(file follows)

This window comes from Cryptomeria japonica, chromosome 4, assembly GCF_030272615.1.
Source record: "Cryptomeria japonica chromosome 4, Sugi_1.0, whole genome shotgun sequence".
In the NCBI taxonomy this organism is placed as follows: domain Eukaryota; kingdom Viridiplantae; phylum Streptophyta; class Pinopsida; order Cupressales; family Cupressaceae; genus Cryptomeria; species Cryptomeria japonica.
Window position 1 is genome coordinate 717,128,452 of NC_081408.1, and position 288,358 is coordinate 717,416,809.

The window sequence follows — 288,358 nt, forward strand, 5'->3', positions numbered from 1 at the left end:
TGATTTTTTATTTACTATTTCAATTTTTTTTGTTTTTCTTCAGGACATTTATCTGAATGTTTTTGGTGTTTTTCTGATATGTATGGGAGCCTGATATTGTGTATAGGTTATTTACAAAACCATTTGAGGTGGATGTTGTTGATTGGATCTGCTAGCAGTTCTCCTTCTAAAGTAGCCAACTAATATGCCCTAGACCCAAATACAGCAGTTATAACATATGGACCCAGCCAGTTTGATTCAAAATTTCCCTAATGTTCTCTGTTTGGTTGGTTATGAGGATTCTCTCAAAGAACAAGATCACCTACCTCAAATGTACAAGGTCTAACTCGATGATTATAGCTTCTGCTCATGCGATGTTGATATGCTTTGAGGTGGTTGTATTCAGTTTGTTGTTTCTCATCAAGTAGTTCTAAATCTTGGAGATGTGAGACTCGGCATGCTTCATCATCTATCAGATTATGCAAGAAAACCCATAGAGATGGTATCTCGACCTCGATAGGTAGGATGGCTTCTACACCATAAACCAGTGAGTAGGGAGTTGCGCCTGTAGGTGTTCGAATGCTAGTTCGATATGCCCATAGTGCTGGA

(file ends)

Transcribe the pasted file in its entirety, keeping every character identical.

This window comes from Cryptomeria japonica, chromosome 4, assembly GCF_030272615.1.
Source record: "Cryptomeria japonica chromosome 4, Sugi_1.0, whole genome shotgun sequence".
In the NCBI taxonomy this organism is placed as follows: domain Eukaryota; kingdom Viridiplantae; phylum Streptophyta; class Pinopsida; order Cupressales; family Cupressaceae; genus Cryptomeria; species Cryptomeria japonica.
Window position 1 is genome coordinate 717,128,452 of NC_081408.1, and position 288,358 is coordinate 717,416,809.

The window sequence follows — 288,358 nt, forward strand, 5'->3', positions numbered from 1 at the left end:
TGATTTTTTATTTACTATTTCAATTTTTTTTGTTTTTCTTCAGGACATTTATCTGAATGTTTTTGGTGTTTTTCTGATATGTATGGGAGCCTGATATTGTGTATAGGTTATTTACAAAACCATTTGAGGTGGATGTTGTTGATTGGATCTGCTAGCAGTTCTCCTTCTAAAGTAGCCAACTAATATGCCCTAGACCCAAATACAGCAGTTATAACATATGGACCCAGCCAGTTTGATTCAAAATTTCCCTAATGTTCTCTGTTTGGTTGGTTATGAGGATTCTCTCAAAGAACAAGATCACCTACCTCAAATGTACAAGGTCTAACTCGATGATTATAGCTTCTGCTCATGCGATGTTGATATGCTTTGAGGTGGTTGTATTCAGTTTGTTGTTTCTCATCAAGTAGTTCTAAATCTTGGAGATGTGAGACTCGGCATGCTTCATCATCTATCAGATTATGCAAGAAAACCCATAGAGATGGTATCTCGACCTCGATAGGTAGGATGGCTTCTACACCATAAACCAGTGAGTAGGGAGTTGCGCCTGTAGGTGTTCGAATGCTAGTTCGATATGCCCATAGTGCTGGA